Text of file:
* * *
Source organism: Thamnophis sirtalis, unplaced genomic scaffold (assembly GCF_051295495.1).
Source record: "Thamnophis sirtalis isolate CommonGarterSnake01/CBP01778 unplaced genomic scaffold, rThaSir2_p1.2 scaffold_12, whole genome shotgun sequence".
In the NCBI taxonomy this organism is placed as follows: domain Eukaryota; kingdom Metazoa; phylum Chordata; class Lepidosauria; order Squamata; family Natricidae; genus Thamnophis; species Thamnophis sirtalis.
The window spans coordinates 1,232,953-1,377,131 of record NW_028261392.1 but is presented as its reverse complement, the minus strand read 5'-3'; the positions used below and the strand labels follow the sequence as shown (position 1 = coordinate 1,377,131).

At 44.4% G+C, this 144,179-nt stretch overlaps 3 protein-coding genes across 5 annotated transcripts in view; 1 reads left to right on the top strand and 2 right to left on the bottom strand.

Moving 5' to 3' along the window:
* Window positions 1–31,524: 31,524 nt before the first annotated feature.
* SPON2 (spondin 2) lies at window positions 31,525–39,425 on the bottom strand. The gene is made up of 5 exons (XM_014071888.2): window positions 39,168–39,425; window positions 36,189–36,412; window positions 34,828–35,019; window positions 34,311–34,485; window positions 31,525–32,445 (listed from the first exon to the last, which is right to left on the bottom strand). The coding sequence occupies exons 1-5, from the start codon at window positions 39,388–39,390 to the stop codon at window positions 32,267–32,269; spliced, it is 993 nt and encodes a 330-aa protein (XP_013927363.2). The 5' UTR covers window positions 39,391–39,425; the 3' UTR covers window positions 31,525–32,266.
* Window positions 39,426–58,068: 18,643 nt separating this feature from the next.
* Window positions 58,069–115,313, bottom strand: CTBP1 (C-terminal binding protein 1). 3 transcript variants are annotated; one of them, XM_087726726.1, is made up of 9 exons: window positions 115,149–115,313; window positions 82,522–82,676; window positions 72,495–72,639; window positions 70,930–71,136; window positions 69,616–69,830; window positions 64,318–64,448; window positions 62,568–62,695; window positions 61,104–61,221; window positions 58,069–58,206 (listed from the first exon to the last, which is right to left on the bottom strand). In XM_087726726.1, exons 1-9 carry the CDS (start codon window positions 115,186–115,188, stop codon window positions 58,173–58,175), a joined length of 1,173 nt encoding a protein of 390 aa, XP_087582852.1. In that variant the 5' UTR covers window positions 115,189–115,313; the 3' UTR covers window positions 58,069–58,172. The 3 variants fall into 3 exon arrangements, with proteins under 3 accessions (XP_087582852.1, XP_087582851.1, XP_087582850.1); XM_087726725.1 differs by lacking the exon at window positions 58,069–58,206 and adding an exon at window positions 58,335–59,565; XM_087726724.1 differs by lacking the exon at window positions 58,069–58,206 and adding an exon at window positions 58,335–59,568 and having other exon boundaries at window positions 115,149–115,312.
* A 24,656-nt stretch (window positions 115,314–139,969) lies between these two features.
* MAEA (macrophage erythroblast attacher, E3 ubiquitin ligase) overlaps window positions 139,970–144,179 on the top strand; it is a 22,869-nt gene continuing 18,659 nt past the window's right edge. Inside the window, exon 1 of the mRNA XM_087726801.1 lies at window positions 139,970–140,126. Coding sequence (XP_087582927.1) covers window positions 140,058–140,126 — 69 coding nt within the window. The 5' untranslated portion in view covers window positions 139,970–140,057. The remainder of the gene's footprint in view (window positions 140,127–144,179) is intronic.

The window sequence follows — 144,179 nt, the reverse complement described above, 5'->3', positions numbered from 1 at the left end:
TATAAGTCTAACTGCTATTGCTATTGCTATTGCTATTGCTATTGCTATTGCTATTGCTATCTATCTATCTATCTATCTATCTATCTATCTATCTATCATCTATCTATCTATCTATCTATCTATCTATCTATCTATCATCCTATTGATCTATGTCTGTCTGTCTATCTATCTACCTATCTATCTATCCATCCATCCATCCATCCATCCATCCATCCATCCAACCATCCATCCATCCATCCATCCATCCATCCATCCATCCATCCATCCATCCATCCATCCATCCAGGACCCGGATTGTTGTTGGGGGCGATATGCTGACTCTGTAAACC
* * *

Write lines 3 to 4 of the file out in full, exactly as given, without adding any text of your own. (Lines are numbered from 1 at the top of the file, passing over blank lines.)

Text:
In the NCBI taxonomy this organism is placed as follows: domain Eukaryota; kingdom Metazoa; phylum Chordata; class Lepidosauria; order Squamata; family Natricidae; genus Thamnophis; species Thamnophis sirtalis.
The window spans coordinates 1,232,953-1,377,131 of record NW_028261392.1 but is presented as its reverse complement, the minus strand read 5'-3'; the positions used below and the strand labels follow the sequence as shown (position 1 = coordinate 1,377,131).